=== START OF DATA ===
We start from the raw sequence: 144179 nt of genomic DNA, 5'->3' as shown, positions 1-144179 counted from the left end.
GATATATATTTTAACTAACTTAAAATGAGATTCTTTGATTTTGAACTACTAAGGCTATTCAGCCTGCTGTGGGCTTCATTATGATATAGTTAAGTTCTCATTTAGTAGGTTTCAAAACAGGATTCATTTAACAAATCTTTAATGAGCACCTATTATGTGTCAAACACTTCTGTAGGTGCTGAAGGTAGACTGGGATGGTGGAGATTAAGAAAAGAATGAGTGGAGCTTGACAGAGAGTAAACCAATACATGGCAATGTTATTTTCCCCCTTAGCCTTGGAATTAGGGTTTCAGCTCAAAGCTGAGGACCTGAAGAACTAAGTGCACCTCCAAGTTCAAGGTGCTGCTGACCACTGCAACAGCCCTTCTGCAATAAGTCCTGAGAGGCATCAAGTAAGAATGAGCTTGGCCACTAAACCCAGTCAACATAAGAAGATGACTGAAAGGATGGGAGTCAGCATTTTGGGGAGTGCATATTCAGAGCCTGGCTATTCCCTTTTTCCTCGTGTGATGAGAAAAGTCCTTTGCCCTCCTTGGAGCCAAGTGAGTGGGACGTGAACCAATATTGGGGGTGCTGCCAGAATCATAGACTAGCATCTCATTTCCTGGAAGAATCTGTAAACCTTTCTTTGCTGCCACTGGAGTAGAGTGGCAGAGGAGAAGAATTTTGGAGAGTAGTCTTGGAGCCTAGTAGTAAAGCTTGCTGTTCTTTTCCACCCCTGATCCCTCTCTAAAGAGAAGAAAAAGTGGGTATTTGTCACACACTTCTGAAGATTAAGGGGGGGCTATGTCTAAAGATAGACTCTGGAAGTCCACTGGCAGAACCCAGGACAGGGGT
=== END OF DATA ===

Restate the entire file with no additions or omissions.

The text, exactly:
We start from the raw sequence: 144179 nt of genomic DNA, 5'->3' as shown, positions 1-144179 counted from the left end.
GATATATATTTTAACTAACTTAAAATGAGATTCTTTGATTTTGAACTACTAAGGCTATTCAGCCTGCTGTGGGCTTCATTATGATATAGTTAAGTTCTCATTTAGTAGGTTTCAAAACAGGATTCATTTAACAAATCTTTAATGAGCACCTATTATGTGTCAAACACTTCTGTAGGTGCTGAAGGTAGACTGGGATGGTGGAGATTAAGAAAAGAATGAGTGGAGCTTGACAGAGAGTAAACCAATACATGGCAATGTTATTTTCCCCCTTAGCCTTGGAATTAGGGTTTCAGCTCAAAGCTGAGGACCTGAAGAACTAAGTGCACCTCCAAGTTCAAGGTGCTGCTGACCACTGCAACAGCCCTTCTGCAATAAGTCCTGAGAGGCATCAAGTAAGAATGAGCTTGGCCACTAAACCCAGTCAACATAAGAAGATGACTGAAAGGATGGGAGTCAGCATTTTGGGGAGTGCATATTCAGAGCCTGGCTATTCCCTTTTTCCTCGTGTGATGAGAAAAGTCCTTTGCCCTCCTTGGAGCCAAGTGAGTGGGACGTGAACCAATATTGGGGGTGCTGCCAGAATCATAGACTAGCATCTCATTTCCTGGAAGAATCTGTAAACCTTTCTTTGCTGCCACTGGAGTAGAGTGGCAGAGGAGAAGAATTTTGGAGAGTAGTCTTGGAGCCTAGTAGTAAAGCTTGCTGTTCTTTTCCACCCCTGATCCCTCTCTAAAGAGAAGAAAAAGTGGGTATTTGTCACACACTTCTGAAGATTAAGGGGGGGCTATGTCTAAAGATAGACTCTGGAAGTCCACTGGCAGAACCCAGGACAGGGGT